I'd never had the experience of being anyone's secret lover-the girl who hides in the garbage can or shows up wearing a false mustache. "Dating" Rob was the closest I'd come to being with a guy who cared more about what his friends thought than the girl he was screwing felt. I didn't get that at all. Why didn't he just fuck his friends?
I chewed him out over that "wait for me around the corner" bullroar, because even with the self-esteem of a twenty-two-year-old, I was never a doormat. It had been a couple of months already-what was he hiding? I didn't know that this is just how some guys are, and that you should avoid them, like people with tattoos on their faces or relatives who want to borrow money. I just couldn't reconcile the way Rob was with the way he changed after I no longer had a boyfriend.
Then 9/11 happened.
Hey, don't you love memoirs? What other genre can footnote an unprecedented historical atrocity as a plot point in a fuck-buddy story?
"He made me wait for him around the corner, the asshole! Then planes hit buildings and people died just because they came to work that day, and it smelled like burning tires below Fourteenth Street for a month and people who believed in God all of a sudden had to defend their certainty after bearing witness to something so uniquely sensless and chaotic and cruel. I mean, yeesh! I can't decide who's a bigger jerk-Khalid Sheikh Mohammed or that prick I was dating!"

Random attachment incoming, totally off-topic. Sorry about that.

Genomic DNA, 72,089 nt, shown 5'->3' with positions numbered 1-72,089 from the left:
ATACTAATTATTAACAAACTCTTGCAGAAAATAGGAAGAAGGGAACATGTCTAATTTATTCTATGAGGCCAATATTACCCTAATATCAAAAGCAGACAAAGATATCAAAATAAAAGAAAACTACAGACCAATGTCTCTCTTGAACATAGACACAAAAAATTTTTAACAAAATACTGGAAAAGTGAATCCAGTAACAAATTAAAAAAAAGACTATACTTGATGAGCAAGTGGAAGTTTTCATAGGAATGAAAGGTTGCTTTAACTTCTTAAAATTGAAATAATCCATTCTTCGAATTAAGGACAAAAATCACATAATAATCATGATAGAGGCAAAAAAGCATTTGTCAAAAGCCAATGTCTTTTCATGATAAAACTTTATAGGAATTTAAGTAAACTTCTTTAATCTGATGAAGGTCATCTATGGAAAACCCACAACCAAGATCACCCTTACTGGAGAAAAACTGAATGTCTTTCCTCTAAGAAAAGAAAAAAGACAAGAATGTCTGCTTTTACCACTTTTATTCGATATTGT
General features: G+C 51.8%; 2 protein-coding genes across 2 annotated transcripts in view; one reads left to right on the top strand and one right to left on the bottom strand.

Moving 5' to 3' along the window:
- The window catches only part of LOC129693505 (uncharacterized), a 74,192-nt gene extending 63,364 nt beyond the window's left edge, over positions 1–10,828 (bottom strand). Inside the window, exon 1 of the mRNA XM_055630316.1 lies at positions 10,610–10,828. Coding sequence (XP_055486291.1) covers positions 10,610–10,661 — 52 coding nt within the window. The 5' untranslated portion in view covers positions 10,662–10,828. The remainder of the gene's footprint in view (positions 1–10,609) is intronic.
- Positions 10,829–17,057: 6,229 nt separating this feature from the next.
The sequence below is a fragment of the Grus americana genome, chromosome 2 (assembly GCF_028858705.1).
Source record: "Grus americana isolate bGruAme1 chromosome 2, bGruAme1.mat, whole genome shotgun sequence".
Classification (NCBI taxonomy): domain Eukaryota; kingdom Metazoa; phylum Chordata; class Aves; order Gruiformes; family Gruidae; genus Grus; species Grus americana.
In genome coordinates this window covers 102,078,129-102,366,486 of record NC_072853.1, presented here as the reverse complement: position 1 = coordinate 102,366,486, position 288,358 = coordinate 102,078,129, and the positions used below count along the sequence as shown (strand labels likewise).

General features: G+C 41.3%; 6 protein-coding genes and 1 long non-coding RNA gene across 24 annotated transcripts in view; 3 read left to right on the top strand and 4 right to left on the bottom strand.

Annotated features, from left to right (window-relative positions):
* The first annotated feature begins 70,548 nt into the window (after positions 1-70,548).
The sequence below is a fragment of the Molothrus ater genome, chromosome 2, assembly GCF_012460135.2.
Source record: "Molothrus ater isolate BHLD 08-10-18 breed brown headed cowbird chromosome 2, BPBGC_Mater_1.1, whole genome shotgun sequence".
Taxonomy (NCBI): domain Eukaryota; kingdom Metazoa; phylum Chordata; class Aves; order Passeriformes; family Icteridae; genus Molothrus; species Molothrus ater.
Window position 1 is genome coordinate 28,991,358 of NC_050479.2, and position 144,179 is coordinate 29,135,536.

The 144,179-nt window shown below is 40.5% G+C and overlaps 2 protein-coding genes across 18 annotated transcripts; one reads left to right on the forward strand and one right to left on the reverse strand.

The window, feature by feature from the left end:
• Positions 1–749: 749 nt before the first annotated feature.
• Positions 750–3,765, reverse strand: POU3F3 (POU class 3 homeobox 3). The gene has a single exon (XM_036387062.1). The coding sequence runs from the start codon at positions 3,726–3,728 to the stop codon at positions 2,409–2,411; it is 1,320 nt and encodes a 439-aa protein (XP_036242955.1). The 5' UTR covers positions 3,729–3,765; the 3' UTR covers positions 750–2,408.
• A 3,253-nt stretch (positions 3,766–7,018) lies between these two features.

Anyway, I remember being uncertain whether to call Rob that day. Like everybody else who lived in the city, I was getting concerned emails and phone calls from everybody I knew, and I remember being unsure if it was OK to get in touch with the guy I was sleeping with, or whether that wasn't too forward. As in, maybe, if I wasn't casual enough, he'd make me wait for him two blocks away next time….
This is the compromise I made about contacting Rob during what I decided, because I am Einstein, was an unusual circumstance. I sent him an email message with the subject header "ARE YOU OKAY?!?!?!?!"
There was nothing in the body of the text. That kept me mysterious. I sent that message off to Rob and patted myself on the back. I thought my email was a great balance between concern about whether my friend with benefits was all right after a terrorist attack, and nonchalance, which I figured would, one day, make him treat me better. Among the unfathomable multitude of things I did not know at the time is that a "friend with benefits" is like a unicorn that shits cupcakes-fun to imagine, but not actually real.
Julie Klausner is not going to tell you right now that things with Rob don't actually, in the end, work out very well. No, not at all! I know, right? That's the sneaky way we have here at The Awl try to get you to buy her book.